More pings raise hopes plane will be found soon

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In this April 9, 2014 photo provided by the Australian Defense Force, a Royal Australian Air Force AP-3C Orion flies past Australian Defense vessel Ocean Shield on a mission to drop sonar buoys to assist in the acoustic search of the missing Malaysia Airlines Flight 370 in the southern Indian Ocean. The ship searching for the missing Malaysian jet has detected two more underwater signals that may be emanating from the aircraft’s black boxes, and the Australian official in charge of the search expressed hope Wednesday that the plane’s wreckage will soon be found. (AP Photo/Australian Defense Force, LSIS Bradley Darvill) EDITORIAL USE ONLY

In this April 9, 2014 photo provided by the Australian Defense Force, a Royal Australian Air Force AP-3C Orion flies past Australian Defense vessel Ocean Shield on a mission to drop sonar buoys to assist in the acoustic search of the missing Malaysia Airlines Flight 370 in the southern Indian Ocean. The ship searching for the missing Malaysian jet has detected two more underwater signals that may be emanating from the aircraft’s black boxes, and the Australian official in charge of the search expressed hope Wednesday that the plane’s wreckage will soon be found. (AP Photo/Australian Defense Force, LSIS Bradley Darvill) EDITORIAL USE ONLY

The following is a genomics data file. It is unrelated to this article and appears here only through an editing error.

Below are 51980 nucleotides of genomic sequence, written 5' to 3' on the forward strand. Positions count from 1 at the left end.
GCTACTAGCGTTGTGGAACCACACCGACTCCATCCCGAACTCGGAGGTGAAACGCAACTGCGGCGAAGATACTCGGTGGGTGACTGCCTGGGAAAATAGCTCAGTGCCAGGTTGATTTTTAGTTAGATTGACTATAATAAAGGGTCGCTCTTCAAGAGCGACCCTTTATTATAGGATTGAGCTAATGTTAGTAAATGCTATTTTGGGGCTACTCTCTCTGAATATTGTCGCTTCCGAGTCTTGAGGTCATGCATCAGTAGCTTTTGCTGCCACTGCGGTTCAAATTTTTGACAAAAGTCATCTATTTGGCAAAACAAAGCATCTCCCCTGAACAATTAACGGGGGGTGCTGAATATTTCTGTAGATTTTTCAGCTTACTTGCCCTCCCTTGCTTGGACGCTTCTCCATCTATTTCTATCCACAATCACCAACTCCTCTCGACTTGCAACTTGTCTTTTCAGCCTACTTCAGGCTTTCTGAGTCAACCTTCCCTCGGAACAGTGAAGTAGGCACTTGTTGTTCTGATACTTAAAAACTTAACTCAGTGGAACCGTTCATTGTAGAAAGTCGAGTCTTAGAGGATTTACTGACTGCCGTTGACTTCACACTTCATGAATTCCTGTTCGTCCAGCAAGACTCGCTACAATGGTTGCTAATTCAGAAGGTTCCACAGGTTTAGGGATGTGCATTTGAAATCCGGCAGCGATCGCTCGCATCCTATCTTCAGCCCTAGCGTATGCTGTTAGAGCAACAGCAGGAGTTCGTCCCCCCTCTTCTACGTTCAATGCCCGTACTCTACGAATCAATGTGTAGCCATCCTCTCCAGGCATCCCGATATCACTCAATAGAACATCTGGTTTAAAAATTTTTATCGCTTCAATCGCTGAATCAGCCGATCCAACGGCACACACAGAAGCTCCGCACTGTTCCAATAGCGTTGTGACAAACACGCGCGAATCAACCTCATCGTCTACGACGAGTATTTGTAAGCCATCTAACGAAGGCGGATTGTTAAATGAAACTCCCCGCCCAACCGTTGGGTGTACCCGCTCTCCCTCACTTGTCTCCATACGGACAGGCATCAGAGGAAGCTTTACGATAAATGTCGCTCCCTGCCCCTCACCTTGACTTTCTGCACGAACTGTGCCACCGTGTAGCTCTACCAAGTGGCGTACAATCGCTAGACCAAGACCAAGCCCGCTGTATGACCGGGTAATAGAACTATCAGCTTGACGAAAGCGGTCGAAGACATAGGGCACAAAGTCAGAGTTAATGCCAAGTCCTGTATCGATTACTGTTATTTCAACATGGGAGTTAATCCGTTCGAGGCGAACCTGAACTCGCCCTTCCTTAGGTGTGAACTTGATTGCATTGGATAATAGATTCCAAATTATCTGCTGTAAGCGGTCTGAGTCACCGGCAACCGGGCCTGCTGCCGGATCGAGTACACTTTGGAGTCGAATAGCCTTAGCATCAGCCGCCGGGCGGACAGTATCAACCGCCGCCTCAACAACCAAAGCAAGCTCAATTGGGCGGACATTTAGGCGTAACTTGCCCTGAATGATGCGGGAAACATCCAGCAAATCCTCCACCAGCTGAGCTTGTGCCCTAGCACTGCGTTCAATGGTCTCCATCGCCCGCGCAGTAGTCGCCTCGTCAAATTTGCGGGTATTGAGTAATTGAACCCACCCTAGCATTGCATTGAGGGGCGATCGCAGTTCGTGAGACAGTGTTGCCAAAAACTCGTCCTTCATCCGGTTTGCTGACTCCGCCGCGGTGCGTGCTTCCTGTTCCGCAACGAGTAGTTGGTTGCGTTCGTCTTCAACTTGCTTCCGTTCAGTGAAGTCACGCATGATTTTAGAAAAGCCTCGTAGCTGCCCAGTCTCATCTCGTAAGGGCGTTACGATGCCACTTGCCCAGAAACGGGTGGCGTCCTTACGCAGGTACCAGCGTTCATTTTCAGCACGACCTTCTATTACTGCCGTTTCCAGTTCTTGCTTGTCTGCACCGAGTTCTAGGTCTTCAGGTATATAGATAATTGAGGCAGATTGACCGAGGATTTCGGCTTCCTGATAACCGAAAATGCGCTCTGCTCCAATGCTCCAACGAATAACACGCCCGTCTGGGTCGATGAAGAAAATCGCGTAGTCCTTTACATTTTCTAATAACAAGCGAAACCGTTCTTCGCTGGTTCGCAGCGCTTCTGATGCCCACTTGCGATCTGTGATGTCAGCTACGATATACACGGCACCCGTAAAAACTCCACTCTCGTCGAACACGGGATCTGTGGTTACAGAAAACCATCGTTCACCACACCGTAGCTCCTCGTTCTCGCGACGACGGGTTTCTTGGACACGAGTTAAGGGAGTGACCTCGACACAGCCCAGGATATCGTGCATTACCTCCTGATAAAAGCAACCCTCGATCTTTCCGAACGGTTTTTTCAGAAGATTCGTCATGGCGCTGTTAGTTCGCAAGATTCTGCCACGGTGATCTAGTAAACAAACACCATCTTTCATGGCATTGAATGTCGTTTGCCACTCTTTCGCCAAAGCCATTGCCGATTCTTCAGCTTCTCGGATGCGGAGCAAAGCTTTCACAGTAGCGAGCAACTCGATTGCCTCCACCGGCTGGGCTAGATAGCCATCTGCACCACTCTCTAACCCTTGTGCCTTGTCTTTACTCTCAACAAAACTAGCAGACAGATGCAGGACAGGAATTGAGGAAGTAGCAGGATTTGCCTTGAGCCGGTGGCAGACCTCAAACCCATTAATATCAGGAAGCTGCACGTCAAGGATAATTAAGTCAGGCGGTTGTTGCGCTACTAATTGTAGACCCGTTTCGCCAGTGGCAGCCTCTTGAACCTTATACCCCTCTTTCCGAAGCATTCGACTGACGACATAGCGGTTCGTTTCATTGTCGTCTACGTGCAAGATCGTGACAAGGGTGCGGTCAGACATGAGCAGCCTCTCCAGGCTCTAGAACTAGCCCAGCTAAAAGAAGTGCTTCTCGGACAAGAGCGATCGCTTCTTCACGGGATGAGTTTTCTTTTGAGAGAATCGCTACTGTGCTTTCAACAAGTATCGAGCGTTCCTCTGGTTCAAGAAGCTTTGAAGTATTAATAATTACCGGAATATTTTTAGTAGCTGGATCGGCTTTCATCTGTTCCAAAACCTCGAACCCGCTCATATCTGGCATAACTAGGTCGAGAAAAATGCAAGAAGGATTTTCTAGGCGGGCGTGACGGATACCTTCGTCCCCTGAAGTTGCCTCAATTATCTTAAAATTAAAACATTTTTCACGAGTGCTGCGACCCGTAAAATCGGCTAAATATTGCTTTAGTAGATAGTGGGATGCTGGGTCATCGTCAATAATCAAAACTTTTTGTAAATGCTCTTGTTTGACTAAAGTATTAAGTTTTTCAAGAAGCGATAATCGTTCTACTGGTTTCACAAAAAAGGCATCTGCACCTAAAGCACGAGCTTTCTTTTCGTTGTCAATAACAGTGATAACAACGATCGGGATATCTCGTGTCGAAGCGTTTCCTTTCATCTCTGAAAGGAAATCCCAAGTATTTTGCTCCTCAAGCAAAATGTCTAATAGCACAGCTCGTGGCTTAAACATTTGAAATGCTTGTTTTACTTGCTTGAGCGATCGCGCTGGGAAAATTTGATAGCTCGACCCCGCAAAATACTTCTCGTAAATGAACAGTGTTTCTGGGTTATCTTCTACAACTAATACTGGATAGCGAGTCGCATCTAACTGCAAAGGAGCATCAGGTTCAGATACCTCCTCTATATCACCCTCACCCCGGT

This image provided by the Joint Agency Coordination Centre on Wednesday, April 9, 2014, shows a map indicating the locations of signals detected by vessels looking for signs of the missing Malaysia Airlines Flight 370 in the southern Indian Ocean. An Australian official overseeing the search for the missing Malaysia Airlines plane said underwater sounds picked up by equipment on an Australian navy ship are consistent with transmissions from black box recorders on a plane. (AP Photo/Joint Agency Coordination Centre) EDITORIAL USE ONLY

This image provided by the Joint Agency Coordination Centre on Wednesday, April 9, 2014, shows a map indicating the locations of signals detected by vessels looking for signs of the missing Malaysia Airlines Flight 370 in the southern Indian Ocean. An Australian official overseeing the search for the missing Malaysia Airlines plane said underwater sounds picked up by equipment on an Australian navy ship are consistent with transmissions from black box recorders on a plane. (AP Photo/Joint Agency Coordination Centre) EDITORIAL USE ONLY

The chief coordinator of the Joint Agency Coordination Center Retired Australian Air Chief Marshal Angus Houston gestures as he speaks at a press conference about the ongoing search operations for missing Malaysia Airlines Flight 370 in Perth, Australia, Wednesday, April 9, 2014. Houston said a ship searching for the missing Malaysian jet has detected two more underwater signals that may be emanating from the aircraft’s black boxes, and expressed hope Wednesday that the plane’s wreckage will soon be found. (AP Photo/Rob Griffith)